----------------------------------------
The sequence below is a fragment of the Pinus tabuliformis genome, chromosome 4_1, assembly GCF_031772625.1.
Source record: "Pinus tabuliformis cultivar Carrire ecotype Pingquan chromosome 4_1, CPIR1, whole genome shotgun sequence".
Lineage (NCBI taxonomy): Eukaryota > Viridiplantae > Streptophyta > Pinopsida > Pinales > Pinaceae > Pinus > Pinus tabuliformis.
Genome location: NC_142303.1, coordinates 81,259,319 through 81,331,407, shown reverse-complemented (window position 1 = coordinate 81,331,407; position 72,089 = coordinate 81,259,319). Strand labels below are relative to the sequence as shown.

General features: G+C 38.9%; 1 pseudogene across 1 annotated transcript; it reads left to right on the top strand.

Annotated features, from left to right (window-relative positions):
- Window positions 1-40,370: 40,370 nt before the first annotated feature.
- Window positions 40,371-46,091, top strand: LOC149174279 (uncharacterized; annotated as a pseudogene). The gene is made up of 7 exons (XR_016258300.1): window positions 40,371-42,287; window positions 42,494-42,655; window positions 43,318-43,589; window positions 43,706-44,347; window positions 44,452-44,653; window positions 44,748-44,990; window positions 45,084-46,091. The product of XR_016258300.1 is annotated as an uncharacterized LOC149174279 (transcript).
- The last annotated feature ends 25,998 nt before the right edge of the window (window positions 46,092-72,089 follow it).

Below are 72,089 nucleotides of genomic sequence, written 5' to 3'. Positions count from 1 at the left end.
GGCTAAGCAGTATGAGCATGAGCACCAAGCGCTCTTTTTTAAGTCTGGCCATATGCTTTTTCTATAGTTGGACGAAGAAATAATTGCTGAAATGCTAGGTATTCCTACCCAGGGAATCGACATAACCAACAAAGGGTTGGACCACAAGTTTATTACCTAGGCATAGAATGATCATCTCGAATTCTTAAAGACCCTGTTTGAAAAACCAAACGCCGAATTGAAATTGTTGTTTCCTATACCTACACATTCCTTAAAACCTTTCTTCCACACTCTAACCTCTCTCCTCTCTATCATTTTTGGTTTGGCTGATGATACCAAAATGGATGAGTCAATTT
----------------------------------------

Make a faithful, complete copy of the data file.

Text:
The sequence below is a fragment of the Pinus tabuliformis genome, chromosome 4_1, assembly GCF_031772625.1.
Source record: "Pinus tabuliformis cultivar Carrire ecotype Pingquan chromosome 4_1, CPIR1, whole genome shotgun sequence".
Lineage (NCBI taxonomy): Eukaryota > Viridiplantae > Streptophyta > Pinopsida > Pinales > Pinaceae > Pinus > Pinus tabuliformis.
Genome location: NC_142303.1, coordinates 81,259,319 through 81,331,407, shown reverse-complemented (window position 1 = coordinate 81,331,407; position 72,089 = coordinate 81,259,319). Strand labels below are relative to the sequence as shown.

General features: G+C 38.9%; 1 pseudogene across 1 annotated transcript; it reads left to right on the top strand.

Annotated features, from left to right (window-relative positions):
- Window positions 1-40,370: 40,370 nt before the first annotated feature.
- Window positions 40,371-46,091, top strand: LOC149174279 (uncharacterized; annotated as a pseudogene). The gene is made up of 7 exons (XR_016258300.1): window positions 40,371-42,287; window positions 42,494-42,655; window positions 43,318-43,589; window positions 43,706-44,347; window positions 44,452-44,653; window positions 44,748-44,990; window positions 45,084-46,091. The product of XR_016258300.1 is annotated as an uncharacterized LOC149174279 (transcript).
- The last annotated feature ends 25,998 nt before the right edge of the window (window positions 46,092-72,089 follow it).

Below are 72,089 nucleotides of genomic sequence, written 5' to 3'. Positions count from 1 at the left end.
GGCTAAGCAGTATGAGCATGAGCACCAAGCGCTCTTTTTTAAGTCTGGCCATATGCTTTTTCTATAGTTGGACGAAGAAATAATTGCTGAAATGCTAGGTATTCCTACCCAGGGAATCGACATAACCAACAAAGGGTTGGACCACAAGTTTATTACCTAGGCATAGAATGATCATCTCGAATTCTTAAAGACCCTGTTTGAAAAACCAAACGCCGAATTGAAATTGTTGTTTCCTATACCTACACATTCCTTAAAACCTTTCTTCCACACTCTAACCTCTCTCCTCTCTATCATTTTTGGTTTGGCTGATGATACCAAAATGGATGAGTCAATTT